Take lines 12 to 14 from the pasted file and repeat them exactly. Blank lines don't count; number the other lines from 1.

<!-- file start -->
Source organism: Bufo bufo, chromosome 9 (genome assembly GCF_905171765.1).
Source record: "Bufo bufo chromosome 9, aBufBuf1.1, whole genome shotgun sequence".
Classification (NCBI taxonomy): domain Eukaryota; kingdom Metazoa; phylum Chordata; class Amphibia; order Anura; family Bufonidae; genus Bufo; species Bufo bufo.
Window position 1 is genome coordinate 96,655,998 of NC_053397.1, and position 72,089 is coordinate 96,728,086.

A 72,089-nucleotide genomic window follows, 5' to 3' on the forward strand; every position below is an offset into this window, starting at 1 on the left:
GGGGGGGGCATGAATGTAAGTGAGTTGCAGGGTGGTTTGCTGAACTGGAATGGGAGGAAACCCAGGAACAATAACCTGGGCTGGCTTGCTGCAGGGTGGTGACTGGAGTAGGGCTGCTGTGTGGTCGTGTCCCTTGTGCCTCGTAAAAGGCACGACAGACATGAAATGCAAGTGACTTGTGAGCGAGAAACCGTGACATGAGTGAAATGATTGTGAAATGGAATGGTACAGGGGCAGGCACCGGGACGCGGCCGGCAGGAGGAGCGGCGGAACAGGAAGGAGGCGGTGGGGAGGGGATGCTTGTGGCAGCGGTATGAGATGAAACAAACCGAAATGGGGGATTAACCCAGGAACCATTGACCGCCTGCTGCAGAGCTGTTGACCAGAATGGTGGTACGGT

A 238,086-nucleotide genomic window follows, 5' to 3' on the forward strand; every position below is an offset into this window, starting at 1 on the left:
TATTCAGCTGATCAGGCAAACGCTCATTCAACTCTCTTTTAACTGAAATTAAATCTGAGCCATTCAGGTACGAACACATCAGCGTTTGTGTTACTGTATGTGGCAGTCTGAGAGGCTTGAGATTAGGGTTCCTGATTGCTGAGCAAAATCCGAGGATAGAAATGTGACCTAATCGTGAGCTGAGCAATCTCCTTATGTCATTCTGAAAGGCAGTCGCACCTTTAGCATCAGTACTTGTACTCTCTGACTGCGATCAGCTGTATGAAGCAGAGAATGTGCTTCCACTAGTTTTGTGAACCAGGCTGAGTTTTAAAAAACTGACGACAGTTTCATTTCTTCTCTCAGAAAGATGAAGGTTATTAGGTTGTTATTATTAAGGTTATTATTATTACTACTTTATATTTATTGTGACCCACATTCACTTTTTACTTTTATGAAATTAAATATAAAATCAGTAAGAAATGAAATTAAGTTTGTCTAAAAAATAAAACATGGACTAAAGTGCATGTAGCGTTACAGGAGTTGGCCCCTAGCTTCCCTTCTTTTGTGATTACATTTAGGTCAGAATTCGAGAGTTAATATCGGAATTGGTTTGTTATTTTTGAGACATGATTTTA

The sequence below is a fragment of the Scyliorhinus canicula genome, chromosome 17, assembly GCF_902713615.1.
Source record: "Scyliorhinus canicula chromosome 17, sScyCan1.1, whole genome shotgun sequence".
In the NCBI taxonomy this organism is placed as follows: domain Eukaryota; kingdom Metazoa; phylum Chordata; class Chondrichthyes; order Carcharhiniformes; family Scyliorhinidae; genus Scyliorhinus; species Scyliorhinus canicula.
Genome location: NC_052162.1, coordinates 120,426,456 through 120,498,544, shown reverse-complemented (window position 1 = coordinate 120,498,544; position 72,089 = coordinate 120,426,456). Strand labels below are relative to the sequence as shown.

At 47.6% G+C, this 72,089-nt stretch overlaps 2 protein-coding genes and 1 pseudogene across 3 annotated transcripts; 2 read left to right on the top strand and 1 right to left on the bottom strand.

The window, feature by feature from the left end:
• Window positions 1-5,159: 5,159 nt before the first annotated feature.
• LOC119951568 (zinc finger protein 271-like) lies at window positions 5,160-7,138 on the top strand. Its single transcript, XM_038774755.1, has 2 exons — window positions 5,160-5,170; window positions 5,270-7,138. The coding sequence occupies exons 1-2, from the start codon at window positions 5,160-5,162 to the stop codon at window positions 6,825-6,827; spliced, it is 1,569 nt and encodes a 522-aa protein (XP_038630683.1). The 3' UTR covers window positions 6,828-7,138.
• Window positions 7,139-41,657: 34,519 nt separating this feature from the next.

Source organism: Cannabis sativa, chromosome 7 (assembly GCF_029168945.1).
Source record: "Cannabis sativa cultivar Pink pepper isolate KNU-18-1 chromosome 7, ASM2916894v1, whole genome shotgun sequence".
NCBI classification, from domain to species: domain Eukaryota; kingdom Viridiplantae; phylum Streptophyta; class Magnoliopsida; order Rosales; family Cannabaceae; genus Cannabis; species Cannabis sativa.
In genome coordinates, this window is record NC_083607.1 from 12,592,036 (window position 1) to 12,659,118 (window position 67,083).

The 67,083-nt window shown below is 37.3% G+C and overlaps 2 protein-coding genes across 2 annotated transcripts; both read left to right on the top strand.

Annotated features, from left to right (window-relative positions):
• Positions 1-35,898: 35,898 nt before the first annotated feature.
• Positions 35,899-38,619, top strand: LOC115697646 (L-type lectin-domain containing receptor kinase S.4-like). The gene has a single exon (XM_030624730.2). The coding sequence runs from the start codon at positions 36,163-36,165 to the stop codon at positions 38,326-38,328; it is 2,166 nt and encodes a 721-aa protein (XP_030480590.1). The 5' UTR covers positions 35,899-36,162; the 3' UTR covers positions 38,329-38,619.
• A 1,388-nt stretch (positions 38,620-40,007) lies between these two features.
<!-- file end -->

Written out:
Genome location: NC_052162.1, coordinates 120,426,456 through 120,498,544, shown reverse-complemented (window position 1 = coordinate 120,498,544; position 72,089 = coordinate 120,426,456). Strand labels below are relative to the sequence as shown.

At 47.6% G+C, this 72,089-nt stretch overlaps 2 protein-coding genes and 1 pseudogene across 3 annotated transcripts; 2 read left to right on the top strand and 1 right to left on the bottom strand.

The window, feature by feature from the left end: